Bioterror Protection: Debunking the Myths
WebMD News Archive
Q: Is the purchase of electrolytes,
latex gloves, paper surgical masks, and paper gowns a wise choice? How do they
Borio responds:They would not protect people because, again, most of these
agents are not contagious from person to person, and in the case of smallpox
they would likely not suffice. There is very little reason to purchase these
Q: Aren't the symptoms of anthrax
like those of the flu or common cold? Should someone with flu symptoms go to
the doctor and get tested as a precautionary measure?
Borio responds:The early symptoms of anthrax are very much like the flu;
however, in the absence of a case, I don't think people with flu-like symptoms
need to be concerned. Healthcare personnel are on alert so that if somebody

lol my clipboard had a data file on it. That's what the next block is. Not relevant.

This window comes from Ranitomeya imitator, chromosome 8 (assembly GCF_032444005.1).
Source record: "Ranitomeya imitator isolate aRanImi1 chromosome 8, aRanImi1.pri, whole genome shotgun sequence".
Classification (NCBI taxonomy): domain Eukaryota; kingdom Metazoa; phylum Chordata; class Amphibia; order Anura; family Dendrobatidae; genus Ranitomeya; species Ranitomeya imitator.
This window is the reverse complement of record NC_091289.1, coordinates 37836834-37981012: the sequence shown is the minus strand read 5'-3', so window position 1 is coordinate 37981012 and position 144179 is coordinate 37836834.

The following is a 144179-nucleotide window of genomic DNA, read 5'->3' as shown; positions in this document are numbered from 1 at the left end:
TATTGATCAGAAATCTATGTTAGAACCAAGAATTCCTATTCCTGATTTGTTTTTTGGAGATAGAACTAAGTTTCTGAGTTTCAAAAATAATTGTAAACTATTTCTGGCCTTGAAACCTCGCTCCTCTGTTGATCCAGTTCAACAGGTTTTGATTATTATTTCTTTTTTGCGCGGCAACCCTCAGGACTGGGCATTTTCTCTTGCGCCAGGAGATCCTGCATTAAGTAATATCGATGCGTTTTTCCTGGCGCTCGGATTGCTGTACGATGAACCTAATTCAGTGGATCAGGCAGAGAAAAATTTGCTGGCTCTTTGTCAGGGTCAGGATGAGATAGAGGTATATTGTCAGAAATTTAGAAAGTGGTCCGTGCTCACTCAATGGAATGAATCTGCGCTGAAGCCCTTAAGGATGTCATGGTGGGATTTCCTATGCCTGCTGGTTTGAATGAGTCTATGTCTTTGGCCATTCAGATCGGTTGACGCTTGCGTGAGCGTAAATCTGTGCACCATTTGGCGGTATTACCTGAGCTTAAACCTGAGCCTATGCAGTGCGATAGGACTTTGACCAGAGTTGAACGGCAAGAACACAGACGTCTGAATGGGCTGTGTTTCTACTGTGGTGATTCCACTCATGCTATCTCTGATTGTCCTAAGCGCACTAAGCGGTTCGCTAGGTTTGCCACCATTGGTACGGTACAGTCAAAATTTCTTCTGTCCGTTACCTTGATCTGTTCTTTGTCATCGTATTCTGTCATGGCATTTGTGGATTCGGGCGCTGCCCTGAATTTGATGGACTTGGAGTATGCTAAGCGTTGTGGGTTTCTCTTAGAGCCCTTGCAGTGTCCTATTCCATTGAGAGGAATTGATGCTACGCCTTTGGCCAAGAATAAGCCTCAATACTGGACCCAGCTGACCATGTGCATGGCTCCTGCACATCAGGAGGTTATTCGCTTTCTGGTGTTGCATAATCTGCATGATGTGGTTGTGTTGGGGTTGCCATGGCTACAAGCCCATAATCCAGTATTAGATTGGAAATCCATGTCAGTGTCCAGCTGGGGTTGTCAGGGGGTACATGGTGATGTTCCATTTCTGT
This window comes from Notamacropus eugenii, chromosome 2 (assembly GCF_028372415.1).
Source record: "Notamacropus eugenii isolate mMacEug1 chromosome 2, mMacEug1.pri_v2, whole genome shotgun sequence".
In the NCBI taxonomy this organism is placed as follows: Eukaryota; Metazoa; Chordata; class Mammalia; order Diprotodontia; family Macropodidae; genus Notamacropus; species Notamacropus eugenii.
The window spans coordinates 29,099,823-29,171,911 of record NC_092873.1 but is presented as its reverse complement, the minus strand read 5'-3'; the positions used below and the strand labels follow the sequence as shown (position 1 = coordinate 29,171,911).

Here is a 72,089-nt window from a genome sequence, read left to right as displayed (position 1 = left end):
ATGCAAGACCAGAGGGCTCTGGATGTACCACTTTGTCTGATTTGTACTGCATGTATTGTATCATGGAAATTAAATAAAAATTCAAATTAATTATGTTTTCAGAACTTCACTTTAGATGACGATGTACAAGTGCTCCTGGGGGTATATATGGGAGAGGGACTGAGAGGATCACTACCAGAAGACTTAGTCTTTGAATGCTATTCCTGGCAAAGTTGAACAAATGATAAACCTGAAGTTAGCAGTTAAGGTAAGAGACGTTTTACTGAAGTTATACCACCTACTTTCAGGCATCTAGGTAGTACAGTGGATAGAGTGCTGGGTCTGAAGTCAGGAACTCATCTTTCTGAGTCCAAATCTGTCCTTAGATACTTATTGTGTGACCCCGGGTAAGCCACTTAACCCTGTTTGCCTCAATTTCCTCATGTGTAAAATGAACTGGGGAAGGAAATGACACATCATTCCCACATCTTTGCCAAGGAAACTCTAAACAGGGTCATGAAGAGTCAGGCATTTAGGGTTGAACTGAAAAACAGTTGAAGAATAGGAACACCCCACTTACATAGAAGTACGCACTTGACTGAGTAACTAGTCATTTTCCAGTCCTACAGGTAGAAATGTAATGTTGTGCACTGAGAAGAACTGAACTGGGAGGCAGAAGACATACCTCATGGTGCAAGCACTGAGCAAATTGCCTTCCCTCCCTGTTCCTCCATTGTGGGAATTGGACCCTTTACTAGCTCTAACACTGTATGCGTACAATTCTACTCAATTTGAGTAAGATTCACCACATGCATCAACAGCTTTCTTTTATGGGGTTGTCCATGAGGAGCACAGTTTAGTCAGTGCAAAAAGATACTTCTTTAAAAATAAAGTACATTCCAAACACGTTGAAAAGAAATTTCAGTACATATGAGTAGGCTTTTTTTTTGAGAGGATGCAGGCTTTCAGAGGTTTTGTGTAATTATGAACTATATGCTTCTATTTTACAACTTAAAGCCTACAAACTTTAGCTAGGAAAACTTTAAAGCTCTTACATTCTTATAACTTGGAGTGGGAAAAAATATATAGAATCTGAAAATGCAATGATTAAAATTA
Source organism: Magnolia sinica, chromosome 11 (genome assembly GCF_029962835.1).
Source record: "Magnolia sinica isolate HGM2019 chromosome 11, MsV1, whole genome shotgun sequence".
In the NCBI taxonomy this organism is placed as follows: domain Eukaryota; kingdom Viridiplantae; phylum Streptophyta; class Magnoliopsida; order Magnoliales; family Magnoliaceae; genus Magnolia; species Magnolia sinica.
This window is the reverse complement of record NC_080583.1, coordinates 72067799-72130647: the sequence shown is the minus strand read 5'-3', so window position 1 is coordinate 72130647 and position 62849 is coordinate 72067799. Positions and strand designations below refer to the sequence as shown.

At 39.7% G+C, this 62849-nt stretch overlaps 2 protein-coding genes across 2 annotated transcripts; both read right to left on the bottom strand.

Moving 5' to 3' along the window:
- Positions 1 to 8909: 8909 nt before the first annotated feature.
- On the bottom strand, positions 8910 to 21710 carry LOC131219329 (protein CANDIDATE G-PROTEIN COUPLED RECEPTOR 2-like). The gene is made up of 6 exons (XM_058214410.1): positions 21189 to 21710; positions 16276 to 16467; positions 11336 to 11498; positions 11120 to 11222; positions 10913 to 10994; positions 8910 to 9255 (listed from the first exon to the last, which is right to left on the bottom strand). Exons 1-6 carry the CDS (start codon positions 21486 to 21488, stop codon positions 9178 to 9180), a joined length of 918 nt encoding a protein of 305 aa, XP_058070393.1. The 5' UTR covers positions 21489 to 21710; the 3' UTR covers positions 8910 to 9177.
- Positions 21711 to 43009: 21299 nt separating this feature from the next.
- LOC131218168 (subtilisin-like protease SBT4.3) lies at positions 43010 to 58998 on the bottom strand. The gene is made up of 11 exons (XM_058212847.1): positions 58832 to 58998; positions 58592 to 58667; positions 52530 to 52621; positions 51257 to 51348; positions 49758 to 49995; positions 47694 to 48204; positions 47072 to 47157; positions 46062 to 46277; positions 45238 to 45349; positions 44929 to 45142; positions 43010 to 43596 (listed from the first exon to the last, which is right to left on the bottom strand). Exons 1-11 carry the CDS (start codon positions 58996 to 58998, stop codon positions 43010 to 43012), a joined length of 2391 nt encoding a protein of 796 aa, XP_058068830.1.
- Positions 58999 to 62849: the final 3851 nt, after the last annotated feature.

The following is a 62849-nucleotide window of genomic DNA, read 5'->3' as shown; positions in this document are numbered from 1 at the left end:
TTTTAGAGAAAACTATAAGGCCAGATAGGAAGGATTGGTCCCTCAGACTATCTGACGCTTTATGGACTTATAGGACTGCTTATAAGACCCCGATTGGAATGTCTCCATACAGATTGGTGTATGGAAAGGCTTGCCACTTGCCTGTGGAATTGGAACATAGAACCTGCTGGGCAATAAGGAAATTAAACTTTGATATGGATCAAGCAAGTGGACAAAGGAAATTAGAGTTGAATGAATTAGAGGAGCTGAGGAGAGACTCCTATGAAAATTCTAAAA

presents with a rapidly progressive illness that is consistent with anthrax,
they would make the diagnosis as quickly as possible.
Q: Can people do things to build up
their immune systems now so that in the event of bioterrorism they'd have a
Borio responds:Not that I am aware of. We know that people who are chronically
ill are at higher risk of acquiring infections, but I am not aware of any
specific therapy that would boost one's immune system.
Q: It sounds like you can't really
prepare or protect yourself.
Borio responds:I think it is wise to compare this to a terrorist attack -- there
is very little we can do, and as Americans we hate that. We are the doers, you
It really is in the hands of our government
and public health system to protect the population in the event of such a
horrible event. There has been considerable anxiety, which is understandable
from the events of Sept. 11, 2001, but I believe the threat itself has not
increased; the perception of the threat has changed. As a citizen, I would
prepare my house and family just as I would for any other natural disaster,
such as have water, flashlights, and commonsense things in place.